The bonfires are usually made with fireword, green bamboo, hay and dried Banana leaves, and people take bath before setting up them, as a tradition.
At the end, the Bhelaghar is also burned and people consume a special preparation known as Mah-Karai, which is a roasted mixture of rice, black gram.
In the breakfast and lunch, people consume various traditional dishes like various Fish, Chicken, Pork, Duck, Mutton curries along with Rice and Rice Beer. The ashes of the bonfire Meji and Bhelaghar are then used in the trees and crops to increase the fertility of the gardens or fields.
The ritual of Magh-bondha, or the tying of straw around Lagani-gos (fruit-bearing trees) is believed to enhance their fertility.
Pieces of straw are also tied to the granary (bhoral-ghor) and cowshed (guhali) and the practice is believed to foster overall prosperity of the household.
The young seek the blessings of the elders, while different exciting games such as Tekeli-bhonga (hitting a drum blindfolded), Rosi-tona (tug of war) and Godhur-bostu-doliuwa (shot put) further intensify the festive fervour.
Traditionally, Moh-juj (buffalo fight), Kukura-juj (cock fight) and Bulbuli-juj (Indian bulbul fight) also used to be held, but these have mostly been discontinued during modern times.
In various parts of Assam, several fairs are also held on the occasion of Magh Bihu that have traditionally enabled the exchange of resources amongst different villages and communities.
However, the chief highlight of this festival are the countless delicacies prepared for the occasion, and the most popular of them being the Pithas.
In the days leading up to the celebrations, the sound of the “Dhenki” pervades the atmosphere of rural Assam, a wooden pounding device used for threshing paddy and grinding rice, an integral to most local households.
Pithas are traditionally prepared by the womenfolk of the region, and the process starts days ahead of the actual festival.
Preparing Pithas is an art: Sira (flattened-rice) grains are supposed to be “teteli-potiya”, as flat and fine as the leaves of a tamarind tree!
The base ingredient for Pithas is mostly rice, of which Assam boasts of several exotic varieties.
They are prepared out of Pithaguri (rice-flour), Til (sesame), Gur (jaggery), Narikol (grated coconut), Muri and Akhoi (varieties of puffed rice).
One of the most unique delicacies prepared on the occasion of Magh Bihu is Sunga-pitha.
Cylindrical pieces of bamboo are stuffed with equal parts of “Bora-saul”, sticky rice that has been soaked overnight, and water, and the ends are sealed with straw. These are then rested on an iron stand and a fire is lit from below using hay. The fire is kept going till the outermost layer of the bamboo is burnt and the Pitha is fully cooked.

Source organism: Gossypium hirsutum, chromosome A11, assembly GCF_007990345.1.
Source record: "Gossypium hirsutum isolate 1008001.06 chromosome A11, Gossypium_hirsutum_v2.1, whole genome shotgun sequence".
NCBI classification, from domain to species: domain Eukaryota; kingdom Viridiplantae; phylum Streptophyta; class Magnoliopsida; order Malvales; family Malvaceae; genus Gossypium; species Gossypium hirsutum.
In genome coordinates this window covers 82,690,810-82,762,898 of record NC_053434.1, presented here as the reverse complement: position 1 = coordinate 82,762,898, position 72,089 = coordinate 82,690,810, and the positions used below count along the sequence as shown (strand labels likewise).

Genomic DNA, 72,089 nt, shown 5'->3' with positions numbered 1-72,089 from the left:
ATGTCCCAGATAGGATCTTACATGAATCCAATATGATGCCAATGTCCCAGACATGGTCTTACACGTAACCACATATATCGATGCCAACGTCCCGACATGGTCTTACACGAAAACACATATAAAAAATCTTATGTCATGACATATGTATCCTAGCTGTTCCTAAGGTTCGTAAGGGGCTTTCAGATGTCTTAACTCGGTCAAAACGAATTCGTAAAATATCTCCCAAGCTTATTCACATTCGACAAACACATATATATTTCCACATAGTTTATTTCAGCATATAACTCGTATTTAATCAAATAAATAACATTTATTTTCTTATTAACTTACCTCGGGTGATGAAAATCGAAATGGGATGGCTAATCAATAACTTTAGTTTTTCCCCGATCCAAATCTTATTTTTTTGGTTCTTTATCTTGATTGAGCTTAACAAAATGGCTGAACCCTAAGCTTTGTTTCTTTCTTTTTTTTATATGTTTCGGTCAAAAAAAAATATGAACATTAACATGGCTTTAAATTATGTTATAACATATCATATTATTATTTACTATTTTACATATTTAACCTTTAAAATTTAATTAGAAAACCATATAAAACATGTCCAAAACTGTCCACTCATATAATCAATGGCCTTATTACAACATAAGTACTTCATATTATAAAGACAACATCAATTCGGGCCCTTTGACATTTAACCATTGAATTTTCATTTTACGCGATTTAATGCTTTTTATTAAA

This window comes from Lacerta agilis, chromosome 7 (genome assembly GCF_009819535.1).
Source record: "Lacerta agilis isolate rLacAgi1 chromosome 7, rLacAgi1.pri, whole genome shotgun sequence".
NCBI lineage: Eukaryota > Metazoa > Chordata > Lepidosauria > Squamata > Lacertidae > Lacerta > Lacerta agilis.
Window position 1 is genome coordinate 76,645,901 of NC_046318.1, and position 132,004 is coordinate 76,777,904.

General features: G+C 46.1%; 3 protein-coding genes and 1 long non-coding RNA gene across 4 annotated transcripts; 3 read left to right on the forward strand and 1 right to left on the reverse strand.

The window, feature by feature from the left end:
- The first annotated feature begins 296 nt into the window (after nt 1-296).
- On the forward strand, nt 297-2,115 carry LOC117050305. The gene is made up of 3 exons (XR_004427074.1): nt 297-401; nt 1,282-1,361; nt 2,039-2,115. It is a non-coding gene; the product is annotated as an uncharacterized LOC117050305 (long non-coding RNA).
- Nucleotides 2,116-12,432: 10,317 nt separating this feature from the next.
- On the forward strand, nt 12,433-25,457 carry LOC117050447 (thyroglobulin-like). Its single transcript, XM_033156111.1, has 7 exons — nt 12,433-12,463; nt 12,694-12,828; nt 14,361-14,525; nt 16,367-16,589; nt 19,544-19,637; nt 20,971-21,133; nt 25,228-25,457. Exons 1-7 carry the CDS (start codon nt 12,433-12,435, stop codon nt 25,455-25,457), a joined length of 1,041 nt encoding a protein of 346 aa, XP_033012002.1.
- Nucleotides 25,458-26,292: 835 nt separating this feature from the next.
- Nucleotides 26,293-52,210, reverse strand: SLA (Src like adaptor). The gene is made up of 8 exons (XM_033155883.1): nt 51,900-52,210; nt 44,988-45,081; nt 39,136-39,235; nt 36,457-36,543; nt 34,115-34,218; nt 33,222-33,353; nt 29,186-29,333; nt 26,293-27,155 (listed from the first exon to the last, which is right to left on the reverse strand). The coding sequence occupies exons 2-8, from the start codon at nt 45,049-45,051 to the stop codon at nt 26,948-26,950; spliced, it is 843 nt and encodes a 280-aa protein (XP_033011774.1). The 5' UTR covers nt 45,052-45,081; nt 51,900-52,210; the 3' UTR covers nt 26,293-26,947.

The Pitha is then extracted by cracking the bamboo open and thereafter relished with curd, cream and other stuffs.
Pithas are also prepared by stuffing and rolling sesame or coconut mixed with jaggery into layers of rice-flour. These are known as Til-pitha, with a sesame filling, and Narikol-pitha, with a grated coconut filling.
Ghila-pitha on the other hand are dumplings prepared by frying a paste of sticky rice flour and jaggery in mustard oil.
Another delicious sweetmeat is the Tekeli-mukhot-diya-pitha prepared by steaming rice-flour mixed with grated coconut and jaggery, tied in small bundles of cloth, while Khola-sapori-pitha is prepared by frying a runny batter of rice flour and salt into thin discs over an earthenware pan called Khola.
But on the day of Magh Bihu various types of delectable Jolpan (a light meal) are also enjoyed.
For example, Sandoh-guri, a variety of porridge, is prepared by mixing coarsely ground roasted rice with jaggery and milk, while Komal-saul (a unique variety of rice that turns soft and fluffy on soaking) and Bora saul (sticky rice), mixed with Doi (curd) and Gur are other delightful Jolpan combinations.
Another preparation especially enjoyed on this day is Mah-karai, a crunchy mixture of roasted rice, sesame, black gram and dried ginger.
However, over time, the festival of Magh Bihu and the rituals and practices associated with it have changed considerably.
Although Assam’s economy is still primarily agrarian, many families have given up farming and moved to the cities. Electrical kitchen appliances have replaced traditional methods of preparing Bihu delicacies which requires teamwork and collaboration, while packaged Pithas have similarly replaced home-made ones.
But, despite all changes, at the heart of Magh Bihu lies still today a spirit of gregariousness, and It is an occasion for the Assamese to thank nature for its boundless gifts, to appreciate sustainable living practices, to enjoy and share its resources, and to strengthen a sense of belonging to the community.
Images from web – Google Research